Next year, we’re looking forward to the World Food Systems Summit; to putting agriculture front and centre; empowering farmers, women, and youth to propel themselves into the future; to creating an opportunity for healthier diets; to improving global health.  We’re looking forward to the future. Even after all the challenges the world has shared, we hope for ten more years of progress, effort, and empowerment.  Have a safe and Happy New Year.

Food System Response to COVID-19

I have been closely observing the impact of the pandemic on food systems and the response of agri-food actors around the world. The projections of food insecurity are devastating. However, I have found reassurance in seeing how the global food system showed tremendous resilience in such adversity. We saw many actors rising to the occasion to become food heroes. These were ordinary people such as farmers, transporters, grocery store owners, restaurant managers who worked around the clock, adjusted nimbly to difficult challenges, and demonstrated that every part of the food value chain is essential to a sustainable and resilient food system.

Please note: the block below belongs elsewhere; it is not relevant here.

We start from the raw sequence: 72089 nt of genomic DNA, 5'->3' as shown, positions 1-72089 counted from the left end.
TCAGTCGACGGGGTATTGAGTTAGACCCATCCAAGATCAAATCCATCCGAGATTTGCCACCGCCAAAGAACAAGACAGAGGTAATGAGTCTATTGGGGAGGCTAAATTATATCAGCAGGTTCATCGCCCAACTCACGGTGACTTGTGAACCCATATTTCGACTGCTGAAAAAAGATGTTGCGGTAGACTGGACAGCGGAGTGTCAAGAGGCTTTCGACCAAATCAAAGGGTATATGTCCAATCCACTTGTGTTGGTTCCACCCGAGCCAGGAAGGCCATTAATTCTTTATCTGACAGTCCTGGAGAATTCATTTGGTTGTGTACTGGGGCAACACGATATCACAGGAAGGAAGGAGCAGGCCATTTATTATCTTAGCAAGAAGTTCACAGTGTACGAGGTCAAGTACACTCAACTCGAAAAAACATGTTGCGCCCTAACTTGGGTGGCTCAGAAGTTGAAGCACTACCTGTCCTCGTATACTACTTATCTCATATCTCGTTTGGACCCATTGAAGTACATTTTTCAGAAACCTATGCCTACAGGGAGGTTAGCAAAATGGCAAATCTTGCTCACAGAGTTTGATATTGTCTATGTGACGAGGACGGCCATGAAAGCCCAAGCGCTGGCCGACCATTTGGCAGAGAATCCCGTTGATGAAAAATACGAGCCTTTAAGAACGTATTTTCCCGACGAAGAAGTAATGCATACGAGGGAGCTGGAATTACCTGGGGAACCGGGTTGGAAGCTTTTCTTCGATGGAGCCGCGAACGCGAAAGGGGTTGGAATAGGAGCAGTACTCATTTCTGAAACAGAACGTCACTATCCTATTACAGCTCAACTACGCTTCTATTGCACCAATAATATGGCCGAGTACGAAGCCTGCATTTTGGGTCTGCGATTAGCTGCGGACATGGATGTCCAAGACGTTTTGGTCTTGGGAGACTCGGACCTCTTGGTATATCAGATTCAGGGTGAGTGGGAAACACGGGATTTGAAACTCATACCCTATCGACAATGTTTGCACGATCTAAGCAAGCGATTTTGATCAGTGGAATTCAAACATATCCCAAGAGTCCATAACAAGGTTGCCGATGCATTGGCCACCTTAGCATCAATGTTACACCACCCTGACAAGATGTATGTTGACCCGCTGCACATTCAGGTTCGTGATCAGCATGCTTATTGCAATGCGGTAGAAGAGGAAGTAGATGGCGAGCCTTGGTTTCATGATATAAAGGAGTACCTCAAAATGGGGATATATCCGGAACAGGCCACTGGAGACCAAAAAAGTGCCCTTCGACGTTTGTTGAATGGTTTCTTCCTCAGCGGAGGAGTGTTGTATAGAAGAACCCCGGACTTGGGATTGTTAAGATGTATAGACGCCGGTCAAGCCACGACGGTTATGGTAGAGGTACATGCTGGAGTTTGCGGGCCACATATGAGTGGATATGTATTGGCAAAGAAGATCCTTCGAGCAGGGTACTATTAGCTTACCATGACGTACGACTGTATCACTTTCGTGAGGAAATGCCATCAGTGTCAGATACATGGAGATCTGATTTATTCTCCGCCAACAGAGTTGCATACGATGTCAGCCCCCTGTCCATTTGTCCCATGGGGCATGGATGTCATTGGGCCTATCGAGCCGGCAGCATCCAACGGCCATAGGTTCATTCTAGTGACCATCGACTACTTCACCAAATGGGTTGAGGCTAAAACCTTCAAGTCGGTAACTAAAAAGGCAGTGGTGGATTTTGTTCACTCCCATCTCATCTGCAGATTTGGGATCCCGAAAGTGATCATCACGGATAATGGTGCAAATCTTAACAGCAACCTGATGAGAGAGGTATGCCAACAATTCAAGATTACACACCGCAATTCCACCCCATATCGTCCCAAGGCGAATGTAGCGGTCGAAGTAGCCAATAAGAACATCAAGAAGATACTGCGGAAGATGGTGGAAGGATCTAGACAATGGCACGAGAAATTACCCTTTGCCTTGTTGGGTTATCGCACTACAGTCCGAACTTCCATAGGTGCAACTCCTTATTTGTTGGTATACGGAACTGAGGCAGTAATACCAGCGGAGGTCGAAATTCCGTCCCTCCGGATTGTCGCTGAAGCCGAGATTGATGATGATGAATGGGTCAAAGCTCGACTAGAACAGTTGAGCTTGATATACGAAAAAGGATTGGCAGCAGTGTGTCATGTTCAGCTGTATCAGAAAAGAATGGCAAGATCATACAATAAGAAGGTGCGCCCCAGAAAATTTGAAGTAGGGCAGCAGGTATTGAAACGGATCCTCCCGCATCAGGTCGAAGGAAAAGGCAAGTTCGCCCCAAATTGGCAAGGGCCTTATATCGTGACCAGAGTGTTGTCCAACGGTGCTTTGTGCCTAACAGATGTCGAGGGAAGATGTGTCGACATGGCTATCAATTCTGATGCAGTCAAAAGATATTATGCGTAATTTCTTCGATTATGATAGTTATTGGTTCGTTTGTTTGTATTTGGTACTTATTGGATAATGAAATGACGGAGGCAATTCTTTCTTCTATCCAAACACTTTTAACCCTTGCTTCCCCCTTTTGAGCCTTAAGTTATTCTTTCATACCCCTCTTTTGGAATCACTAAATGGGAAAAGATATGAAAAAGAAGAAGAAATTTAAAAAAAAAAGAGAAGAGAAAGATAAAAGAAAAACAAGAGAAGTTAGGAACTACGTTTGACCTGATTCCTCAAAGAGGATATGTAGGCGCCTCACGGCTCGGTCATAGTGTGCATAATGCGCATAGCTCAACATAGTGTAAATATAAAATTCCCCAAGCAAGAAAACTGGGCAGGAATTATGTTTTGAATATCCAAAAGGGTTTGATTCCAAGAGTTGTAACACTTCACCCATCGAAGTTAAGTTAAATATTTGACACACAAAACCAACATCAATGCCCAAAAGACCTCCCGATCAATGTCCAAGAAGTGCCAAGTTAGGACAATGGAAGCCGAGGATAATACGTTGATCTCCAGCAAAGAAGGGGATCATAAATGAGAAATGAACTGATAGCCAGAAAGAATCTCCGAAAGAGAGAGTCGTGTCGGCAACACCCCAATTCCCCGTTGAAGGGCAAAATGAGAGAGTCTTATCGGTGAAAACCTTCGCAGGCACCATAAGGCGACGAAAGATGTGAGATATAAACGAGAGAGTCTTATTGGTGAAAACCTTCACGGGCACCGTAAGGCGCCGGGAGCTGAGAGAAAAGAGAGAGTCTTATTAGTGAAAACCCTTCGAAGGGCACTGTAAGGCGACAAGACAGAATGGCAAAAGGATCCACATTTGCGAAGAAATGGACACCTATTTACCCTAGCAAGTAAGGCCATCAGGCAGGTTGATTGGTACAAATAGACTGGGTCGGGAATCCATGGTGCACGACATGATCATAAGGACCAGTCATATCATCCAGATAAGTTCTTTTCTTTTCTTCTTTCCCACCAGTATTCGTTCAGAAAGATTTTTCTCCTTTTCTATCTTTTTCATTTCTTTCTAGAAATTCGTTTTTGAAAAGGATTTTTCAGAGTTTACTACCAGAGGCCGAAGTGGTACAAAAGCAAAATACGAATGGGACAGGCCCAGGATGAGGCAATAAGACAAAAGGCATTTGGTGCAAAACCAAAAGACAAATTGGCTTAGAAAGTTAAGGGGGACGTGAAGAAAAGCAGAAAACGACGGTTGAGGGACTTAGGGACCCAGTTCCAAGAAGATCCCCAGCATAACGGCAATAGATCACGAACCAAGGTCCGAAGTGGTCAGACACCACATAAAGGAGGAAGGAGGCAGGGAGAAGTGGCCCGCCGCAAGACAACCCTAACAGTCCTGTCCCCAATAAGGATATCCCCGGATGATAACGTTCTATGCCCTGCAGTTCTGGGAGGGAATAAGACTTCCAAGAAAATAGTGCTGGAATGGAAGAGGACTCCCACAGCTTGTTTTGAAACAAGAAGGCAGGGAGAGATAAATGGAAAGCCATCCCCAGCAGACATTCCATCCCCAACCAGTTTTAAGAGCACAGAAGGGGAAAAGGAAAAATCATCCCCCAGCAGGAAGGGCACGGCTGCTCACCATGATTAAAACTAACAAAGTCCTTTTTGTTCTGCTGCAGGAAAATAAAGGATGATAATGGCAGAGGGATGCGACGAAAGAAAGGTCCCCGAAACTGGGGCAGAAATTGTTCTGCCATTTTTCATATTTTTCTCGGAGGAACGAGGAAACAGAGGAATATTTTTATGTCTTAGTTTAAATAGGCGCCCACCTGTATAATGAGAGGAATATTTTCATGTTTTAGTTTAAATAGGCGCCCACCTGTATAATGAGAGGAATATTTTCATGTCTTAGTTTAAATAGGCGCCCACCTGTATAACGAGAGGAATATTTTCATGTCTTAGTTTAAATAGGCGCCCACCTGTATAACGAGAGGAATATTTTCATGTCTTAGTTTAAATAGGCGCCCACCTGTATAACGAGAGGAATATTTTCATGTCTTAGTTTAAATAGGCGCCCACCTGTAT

Without them, the story would have been different and we most likely would have had a food crisis in addition to the current health crisis.

Throughout, innovation has really shone through.  I am thrilled to be moderating a great panel of leaders from the farm all the way to urban gardening programs at this year’s Agritecture Xchange.  Please register to hear their inspiring stories.